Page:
This past week my brother-in-law died. He was a wonderful man who dedicated his life to caring for children. He was a good uncle to my (foster) babies, though they didn’t have nearly enough time to get to know each other. The day he passed, several of my friends generously took my dogs so Daniel and I would have fewer things to take care of for a few days. Today I went to pick up Sabrina, my oldest dog, from a friend’s house.
I adopted Sabrina at a really dark point in my life four and a half years ago. I had just left my job as a teacher, the job that had brought me to Oklahoma. In abandoning my job, I lost all my friends and security here. I was terribly lonely. Sabrina was available for adoption through the Central Oklahoma Humane Society, and she caught my eye. I took her home after a 20-minute introduction. Within hours of being at home, it was clear that there was more to her than I’d realized. Her separation anxiety was severe. She would destroy the house if I left for even just a few minutes. Raise your voice and she’d go flat-bellied to the floor and cry. I later found out that Sabrina had been adopted and returned five times before coming to live with me. Those first few months together weren’t very fulfilling to me. We were constantly at the vet looking for a solution to her anxiety. Every time I became irritated with her I had to spend hours rebuilding her confidence. It was frustrating. She was so ready to be rejected, I was so ready to be loved by her and neither one of us were getting what we thought we would.
The night before my brother in law passed last week, Daniel and I welcomed a third child into our home. He’s the older sibling to our two younger ones, and he has been averaging about one home per month. This little man has some serious difficulties and Daniel and I took him in with the commitment that we wouldn’t ever ever give up on him. Little did we know what was in store for the rest of this week. He’s angry and he wants to prove to us that we will give up on him. He hits and bites and kicks and says hurtful things.
Earlier today I sat crying in the hallway following one of his tantrums and I felt like there was less of me. His trauma and pain and anger crash over me in agonizing waves and each time it recedes bits of me are drawn away with him. I see the whitecaps rushing in and know that when they’re gone I will be changed.
When I walked in the door with Sabrina this afternoon, Little Man was over the moon to see her. He asked me where she had been and what she’d been doing and if she was going to have to leave again. We were in a calm, and I could see past the breakers out to his horizon. A while later I was thinking about my late brother-in-law, trying not to cry and Little Man sat down beside me and began patting my back without a word. Again, I got a glimpse of his depths beyond the waves.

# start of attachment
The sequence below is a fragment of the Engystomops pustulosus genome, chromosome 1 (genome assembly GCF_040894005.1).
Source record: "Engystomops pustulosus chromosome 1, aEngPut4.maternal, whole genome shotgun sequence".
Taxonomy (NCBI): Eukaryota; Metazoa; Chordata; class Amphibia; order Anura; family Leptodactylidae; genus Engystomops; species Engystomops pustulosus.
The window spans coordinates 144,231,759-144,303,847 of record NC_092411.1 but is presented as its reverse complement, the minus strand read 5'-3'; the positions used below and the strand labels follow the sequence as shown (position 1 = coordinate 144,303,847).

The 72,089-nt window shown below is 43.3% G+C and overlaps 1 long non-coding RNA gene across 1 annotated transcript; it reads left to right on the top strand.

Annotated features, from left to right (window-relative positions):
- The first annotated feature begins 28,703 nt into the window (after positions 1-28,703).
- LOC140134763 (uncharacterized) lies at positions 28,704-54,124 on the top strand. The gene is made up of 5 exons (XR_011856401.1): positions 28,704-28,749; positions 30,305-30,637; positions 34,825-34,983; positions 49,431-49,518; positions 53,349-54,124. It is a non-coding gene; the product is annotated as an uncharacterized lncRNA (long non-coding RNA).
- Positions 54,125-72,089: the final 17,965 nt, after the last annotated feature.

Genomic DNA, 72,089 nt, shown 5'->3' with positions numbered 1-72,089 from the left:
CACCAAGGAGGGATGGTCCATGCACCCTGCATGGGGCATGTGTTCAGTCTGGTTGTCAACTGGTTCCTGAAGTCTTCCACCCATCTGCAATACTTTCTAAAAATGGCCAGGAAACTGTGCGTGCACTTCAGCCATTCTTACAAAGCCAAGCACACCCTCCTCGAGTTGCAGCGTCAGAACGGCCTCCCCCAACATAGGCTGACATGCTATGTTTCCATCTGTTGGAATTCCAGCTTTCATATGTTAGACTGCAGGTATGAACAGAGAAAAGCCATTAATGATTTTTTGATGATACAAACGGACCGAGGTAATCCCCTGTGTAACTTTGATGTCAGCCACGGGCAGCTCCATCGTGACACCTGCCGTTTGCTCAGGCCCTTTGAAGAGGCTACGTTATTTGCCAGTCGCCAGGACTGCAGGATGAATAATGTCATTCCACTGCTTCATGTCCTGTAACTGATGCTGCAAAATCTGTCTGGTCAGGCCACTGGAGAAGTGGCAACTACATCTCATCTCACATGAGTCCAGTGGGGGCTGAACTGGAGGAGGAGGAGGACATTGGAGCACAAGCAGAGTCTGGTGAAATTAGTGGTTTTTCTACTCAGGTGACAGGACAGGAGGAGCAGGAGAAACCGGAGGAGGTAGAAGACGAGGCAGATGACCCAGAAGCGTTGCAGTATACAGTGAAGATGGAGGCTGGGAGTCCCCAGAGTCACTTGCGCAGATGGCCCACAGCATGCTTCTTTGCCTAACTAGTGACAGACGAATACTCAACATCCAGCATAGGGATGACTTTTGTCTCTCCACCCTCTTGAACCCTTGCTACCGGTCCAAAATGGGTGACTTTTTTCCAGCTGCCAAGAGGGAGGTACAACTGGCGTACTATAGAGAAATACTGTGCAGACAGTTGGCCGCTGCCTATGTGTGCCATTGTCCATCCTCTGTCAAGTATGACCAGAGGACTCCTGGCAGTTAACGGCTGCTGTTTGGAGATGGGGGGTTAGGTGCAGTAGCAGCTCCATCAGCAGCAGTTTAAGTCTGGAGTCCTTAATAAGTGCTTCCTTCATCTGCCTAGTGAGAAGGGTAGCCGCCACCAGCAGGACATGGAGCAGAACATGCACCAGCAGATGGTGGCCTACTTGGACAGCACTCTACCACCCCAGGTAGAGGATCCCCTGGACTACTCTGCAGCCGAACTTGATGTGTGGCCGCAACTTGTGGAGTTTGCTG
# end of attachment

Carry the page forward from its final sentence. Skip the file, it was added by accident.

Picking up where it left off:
In the years since her adoption, Sabrina has flourished. She’s a happy, affectionate dog. She’s funny. She waits until she thinks Daniel and I are asleep to get on the bed, even though she’s allowed on the bed any time (a throwback to her former anxiety). I look at her and conveniently forget my frustration from four years ago. How could five families have rejected her before she came to me, I wonder. I like to imagine that our years together have been full of loyal doggy love and nurturing human care, but it’s not like that at all. In reality, our early years together were her taking from me the things that she needs and me finding peace in loving her just the way she is–not for what she could give me.
Little Man is not his trauma. He is not his pain and he is not his anger. Little Man is a vast, vast ocean of feeling and right now I’m the beach where he crashes. In his moments of stillness or joy or comfort, I let myself hope that the bits of me he draws away are taken right to the heart of him, to the lie on the floor of his ocean waiting for the time that he’s a beach for someone else.
This week I have been crashing into others and doing some erosion myself. To the friends and family who brought us food, provided childcare, helped with our dogs and listened to me cry: thank you. Please know that what I have taken from you as my anger and pain have crashed and receded I will give away again.
After moving to Oklahoma City in 2012, Sam Walker worked briefly as a 6th grade reading teacher and then in the adoptions program at the Humane Society. Sam currently works in non-profit in Oklahoma City to support and advocate for high risk families. She and her husband are parenting three beautiful foster children and four drooly dogs. They enjoy local Oklahoma City cuisine, events, sports and beer.